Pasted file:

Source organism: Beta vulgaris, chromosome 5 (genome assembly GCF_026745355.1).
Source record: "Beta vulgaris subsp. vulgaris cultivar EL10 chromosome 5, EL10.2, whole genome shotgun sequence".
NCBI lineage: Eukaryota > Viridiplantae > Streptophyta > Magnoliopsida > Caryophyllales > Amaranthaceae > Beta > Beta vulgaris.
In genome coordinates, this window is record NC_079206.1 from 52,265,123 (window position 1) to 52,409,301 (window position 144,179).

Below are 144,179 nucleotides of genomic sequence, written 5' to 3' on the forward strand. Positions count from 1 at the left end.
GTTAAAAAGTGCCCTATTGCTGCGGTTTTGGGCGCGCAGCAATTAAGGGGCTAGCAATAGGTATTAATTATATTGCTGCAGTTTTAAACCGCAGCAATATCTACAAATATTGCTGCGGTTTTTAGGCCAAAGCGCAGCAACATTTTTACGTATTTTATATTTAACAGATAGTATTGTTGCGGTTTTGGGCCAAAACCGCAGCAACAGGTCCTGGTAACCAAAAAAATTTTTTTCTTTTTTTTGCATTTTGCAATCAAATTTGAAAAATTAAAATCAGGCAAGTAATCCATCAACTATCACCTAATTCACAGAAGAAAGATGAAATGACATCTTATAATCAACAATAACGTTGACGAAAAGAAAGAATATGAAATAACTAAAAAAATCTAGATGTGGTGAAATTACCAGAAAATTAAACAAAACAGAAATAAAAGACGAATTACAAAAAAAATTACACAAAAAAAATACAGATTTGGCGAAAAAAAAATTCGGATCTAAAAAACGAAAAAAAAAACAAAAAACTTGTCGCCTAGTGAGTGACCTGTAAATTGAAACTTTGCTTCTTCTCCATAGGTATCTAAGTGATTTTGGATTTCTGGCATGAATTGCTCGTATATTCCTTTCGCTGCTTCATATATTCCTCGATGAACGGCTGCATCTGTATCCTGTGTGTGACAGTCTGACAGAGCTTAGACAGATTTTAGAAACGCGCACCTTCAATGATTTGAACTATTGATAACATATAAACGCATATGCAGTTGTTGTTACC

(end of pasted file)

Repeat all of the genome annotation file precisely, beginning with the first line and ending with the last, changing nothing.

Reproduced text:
Source organism: Beta vulgaris, chromosome 5 (genome assembly GCF_026745355.1).
Source record: "Beta vulgaris subsp. vulgaris cultivar EL10 chromosome 5, EL10.2, whole genome shotgun sequence".
NCBI lineage: Eukaryota > Viridiplantae > Streptophyta > Magnoliopsida > Caryophyllales > Amaranthaceae > Beta > Beta vulgaris.
In genome coordinates, this window is record NC_079206.1 from 52,265,123 (window position 1) to 52,409,301 (window position 144,179).

Below are 144,179 nucleotides of genomic sequence, written 5' to 3' on the forward strand. Positions count from 1 at the left end.
GTTAAAAAGTGCCCTATTGCTGCGGTTTTGGGCGCGCAGCAATTAAGGGGCTAGCAATAGGTATTAATTATATTGCTGCAGTTTTAAACCGCAGCAATATCTACAAATATTGCTGCGGTTTTTAGGCCAAAGCGCAGCAACATTTTTACGTATTTTATATTTAACAGATAGTATTGTTGCGGTTTTGGGCCAAAACCGCAGCAACAGGTCCTGGTAACCAAAAAAATTTTTTTCTTTTTTTTGCATTTTGCAATCAAATTTGAAAAATTAAAATCAGGCAAGTAATCCATCAACTATCACCTAATTCACAGAAGAAAGATGAAATGACATCTTATAATCAACAATAACGTTGACGAAAAGAAAGAATATGAAATAACTAAAAAAATCTAGATGTGGTGAAATTACCAGAAAATTAAACAAAACAGAAATAAAAGACGAATTACAAAAAAAATTACACAAAAAAAATACAGATTTGGCGAAAAAAAAATTCGGATCTAAAAAACGAAAAAAAAAACAAAAAACTTGTCGCCTAGTGAGTGACCTGTAAATTGAAACTTTGCTTCTTCTCCATAGGTATCTAAGTGATTTTGGATTTCTGGCATGAATTGCTCGTATATTCCTTTCGCTGCTTCATATATTCCTCGATGAACGGCTGCATCTGTATCCTGTGTGTGACAGTCTGACAGAGCTTAGACAGATTTTAGAAACGCGCACCTTCAATGATTTGAACTATTGATAACATATAAACGCATATGCAGTTGTTGTTACC